9 Things You Should Know About Water Crossings
(Image: Hema's Top 5 Victorian High Country 4x4 drives - Ingeegoodbee River crossing track.)
HOW DEEP CAN YOU GO?
Before you leave your driveway it’s important to know what your vehicle's wading depth is, which can be found in your manual. Check out your breathers to see how high they sit. Check your air intake, exhaust manifold height, how low your alternator sits and are there any critical electrical components in bad positions. This way you’ll know what needs to be considered when tackling a water crossing.
(Image: Flooded rivers should never be crossed.)
IF IT’S FLOODED, FORGET IT
What’s the first rule for water crossings? If it’s flooded, forget it. Yep, a very simple rule that many fools choose to ignore. So why forget it? The strength of the flow could sweep your vehicle away, sections of the road may be missing that you can’t see, floating debris could hit your vehicle. Seriously, attempting to cross flooded water can be fatal, so please, follow the first rule of water crossings and live to enjoy another adventure.
TAKE A WALK
A good way to measure the depth, check the flow and check for any obstructions or deep holes is by walking the crossing first. Wear a pair of runners or sandals, not thongs, as they can get stuck in mud or fall off your foot easily. The only time you should never walk a water crossing that is in croc country, always beware the estuarine crocodile. A pair of polarised sunnies will help in removing the glare and giving better vision into the water.
(Image: The Myroodah Crossing on the Fitzroy River.)
SORT OUT YOUR GEAR
Picking the right gear before you attempt a water crossing is important, especially if you drive a manual. Depressing the clutch mid crossing may cause water to enter the clutch and cause it to seize. It is also important to be in low range and engage traction controls to help to maintain a controlled speed during the crossing.
You’ve just finished a long, steep descent and arrived at a river crossing. Your brakes, hubs and diffs are hot and then you enter the crossing, and the cold water causes all the hot parts to contract so water is sucked into your diffs and your brake pads explode. Sure, this is a worst-case scenario, but it is better to stop and have a cuppa while all the hot bits cool down before you enter the water.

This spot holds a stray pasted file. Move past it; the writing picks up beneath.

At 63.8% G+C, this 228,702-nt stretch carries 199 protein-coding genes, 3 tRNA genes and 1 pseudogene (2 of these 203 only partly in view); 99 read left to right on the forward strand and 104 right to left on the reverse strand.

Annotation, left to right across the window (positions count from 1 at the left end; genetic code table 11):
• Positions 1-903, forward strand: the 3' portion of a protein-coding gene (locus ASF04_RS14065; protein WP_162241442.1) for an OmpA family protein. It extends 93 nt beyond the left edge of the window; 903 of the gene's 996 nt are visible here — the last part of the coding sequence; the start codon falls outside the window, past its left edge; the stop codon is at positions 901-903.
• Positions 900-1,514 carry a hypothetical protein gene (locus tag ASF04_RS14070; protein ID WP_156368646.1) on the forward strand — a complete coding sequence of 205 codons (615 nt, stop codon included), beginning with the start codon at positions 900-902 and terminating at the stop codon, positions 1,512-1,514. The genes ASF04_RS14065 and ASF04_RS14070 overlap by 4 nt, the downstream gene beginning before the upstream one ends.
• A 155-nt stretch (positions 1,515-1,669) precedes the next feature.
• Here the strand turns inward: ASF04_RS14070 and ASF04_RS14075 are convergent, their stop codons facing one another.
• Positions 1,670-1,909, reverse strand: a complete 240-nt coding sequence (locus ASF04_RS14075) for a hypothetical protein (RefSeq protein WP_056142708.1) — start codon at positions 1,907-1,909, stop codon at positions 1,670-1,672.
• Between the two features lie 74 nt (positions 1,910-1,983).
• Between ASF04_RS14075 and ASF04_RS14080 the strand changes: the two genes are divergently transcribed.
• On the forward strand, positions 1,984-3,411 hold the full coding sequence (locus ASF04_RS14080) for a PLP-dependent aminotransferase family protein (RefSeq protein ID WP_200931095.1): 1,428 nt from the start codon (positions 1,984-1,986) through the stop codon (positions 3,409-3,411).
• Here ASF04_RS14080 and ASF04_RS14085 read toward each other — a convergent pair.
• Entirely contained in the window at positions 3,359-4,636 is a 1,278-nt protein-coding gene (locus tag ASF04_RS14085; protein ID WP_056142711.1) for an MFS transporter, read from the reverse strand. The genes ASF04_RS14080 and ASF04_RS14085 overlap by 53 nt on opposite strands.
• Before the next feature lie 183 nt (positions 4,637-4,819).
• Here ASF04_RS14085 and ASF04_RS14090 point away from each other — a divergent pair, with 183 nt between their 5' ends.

A snorkel is great for your 4WD for two reasons, the first is it feeds clean air into your engine, especially in dusty conditions and raises the height of your air intake for water crossings. However, it’s important to know if your snorkel is properly sealed as some factory snorkels aren’t (Toyota 70 series).
WEAR A BRA
If you don’t have a snorkel installed or even if you do, it’s a good idea to secure a tarp or water bra to the front of your vehicle to restrict the amount of water entering your engine bay, damaging electrical components or flooding your airbox, sending water into the engine itself. A water bra will also assist in creating the perfect bow wave that also reduces the chance of water flooding your engine bay. A water bra will protect your winch, spotties and number plate too.
(Image: Crossing the Wonnangatta River at Eaglevale.)
If the water crossing looks a bit sinister, it’s always best to have your recovery gear hooked up and ready to go if things turn ugly. Have snatch straps attached to your front and rear of your 4WD. If a snatch recovery isn’t going to be possible, have your winch rope unspooled and wrapped around your bullbar for easy release and your winch controller plugged in and tested before you enter the water. It’s also best if you keep the engine running because if it stalls mid-stream, never try and restart it or you will suck water up the exhaust and into your engine.
I REACHED THE OTHER SIDE, NOW WHAT?
The first tip, where possible, is to stop just out of the crossing to let any water flow back into the river or creek, this also reduces track damage by making it less slippery. Keep the engine running to let everything dry out, remove the water bra if one was used and check the engine bay to check for any water damage. Finally, you’ll need to dry your brakes, and this can be done by accelerating then braking heavily a few times or lightly drag the brakes as you move slowly forward.